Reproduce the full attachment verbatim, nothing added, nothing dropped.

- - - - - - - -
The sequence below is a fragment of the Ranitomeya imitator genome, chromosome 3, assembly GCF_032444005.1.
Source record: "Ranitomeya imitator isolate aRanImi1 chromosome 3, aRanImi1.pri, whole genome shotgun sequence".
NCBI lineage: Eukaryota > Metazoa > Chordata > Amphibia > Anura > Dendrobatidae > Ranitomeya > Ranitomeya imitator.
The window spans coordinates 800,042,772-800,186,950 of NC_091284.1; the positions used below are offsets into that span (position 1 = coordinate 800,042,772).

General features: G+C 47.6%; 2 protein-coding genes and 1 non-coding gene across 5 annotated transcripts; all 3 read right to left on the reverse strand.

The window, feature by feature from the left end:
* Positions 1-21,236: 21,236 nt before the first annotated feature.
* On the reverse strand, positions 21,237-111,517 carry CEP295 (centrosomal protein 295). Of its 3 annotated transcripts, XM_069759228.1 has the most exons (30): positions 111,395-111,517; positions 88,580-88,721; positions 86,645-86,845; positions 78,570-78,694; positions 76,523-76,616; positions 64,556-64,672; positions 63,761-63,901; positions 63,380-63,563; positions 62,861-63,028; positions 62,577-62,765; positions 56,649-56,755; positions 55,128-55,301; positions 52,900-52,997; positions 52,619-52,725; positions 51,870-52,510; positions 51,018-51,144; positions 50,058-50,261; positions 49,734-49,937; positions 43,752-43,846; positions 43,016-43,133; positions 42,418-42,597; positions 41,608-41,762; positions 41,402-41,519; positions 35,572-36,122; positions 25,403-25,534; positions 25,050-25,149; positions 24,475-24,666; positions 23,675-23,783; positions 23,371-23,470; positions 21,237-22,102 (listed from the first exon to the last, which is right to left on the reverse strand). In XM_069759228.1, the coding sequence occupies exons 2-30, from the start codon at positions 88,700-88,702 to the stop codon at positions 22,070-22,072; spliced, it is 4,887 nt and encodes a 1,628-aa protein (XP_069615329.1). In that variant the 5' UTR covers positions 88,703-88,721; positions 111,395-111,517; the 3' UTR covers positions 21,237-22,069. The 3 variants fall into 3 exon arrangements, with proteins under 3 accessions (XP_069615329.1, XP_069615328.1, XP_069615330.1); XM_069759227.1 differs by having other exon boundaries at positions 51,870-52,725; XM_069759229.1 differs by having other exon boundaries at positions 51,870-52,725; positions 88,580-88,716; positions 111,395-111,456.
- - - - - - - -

The sequence below is a fragment of the Ranitomeya imitator genome, chromosome 3, assembly GCF_032444005.1.
Source record: "Ranitomeya imitator isolate aRanImi1 chromosome 3, aRanImi1.pri, whole genome shotgun sequence".
NCBI lineage: Eukaryota > Metazoa > Chordata > Amphibia > Anura > Dendrobatidae > Ranitomeya > Ranitomeya imitator.
The window spans coordinates 800,042,772-800,186,950 of NC_091284.1; the positions used below are offsets into that span (position 1 = coordinate 800,042,772).

General features: G+C 47.6%; 2 protein-coding genes and 1 non-coding gene across 5 annotated transcripts; all 3 read right to left on the reverse strand.

The window, feature by feature from the left end:
* Positions 1-21,236: 21,236 nt before the first annotated feature.
* On the reverse strand, positions 21,237-111,517 carry CEP295 (centrosomal protein 295). Of its 3 annotated transcripts, XM_069759228.1 has the most exons (30): positions 111,395-111,517; positions 88,580-88,721; positions 86,645-86,845; positions 78,570-78,694; positions 76,523-76,616; positions 64,556-64,672; positions 63,761-63,901; positions 63,380-63,563; positions 62,861-63,028; positions 62,577-62,765; positions 56,649-56,755; positions 55,128-55,301; positions 52,900-52,997; positions 52,619-52,725; positions 51,870-52,510; positions 51,018-51,144; positions 50,058-50,261; positions 49,734-49,937; positions 43,752-43,846; positions 43,016-43,133; positions 42,418-42,597; positions 41,608-41,762; positions 41,402-41,519; positions 35,572-36,122; positions 25,403-25,534; positions 25,050-25,149; positions 24,475-24,666; positions 23,675-23,783; positions 23,371-23,470; positions 21,237-22,102 (listed from the first exon to the last, which is right to left on the reverse strand). In XM_069759228.1, the coding sequence occupies exons 2-30, from the start codon at positions 88,700-88,702 to the stop codon at positions 22,070-22,072; spliced, it is 4,887 nt and encodes a 1,628-aa protein (XP_069615329.1). In that variant the 5' UTR covers positions 88,703-88,721; positions 111,395-111,517; the 3' UTR covers positions 21,237-22,069. The 3 variants fall into 3 exon arrangements, with proteins under 3 accessions (XP_069615329.1, XP_069615328.1, XP_069615330.1); XM_069759227.1 differs by having other exon boundaries at positions 51,870-52,725; XM_069759229.1 differs by having other exon boundaries at positions 51,870-52,725; positions 88,580-88,716; positions 111,395-111,456.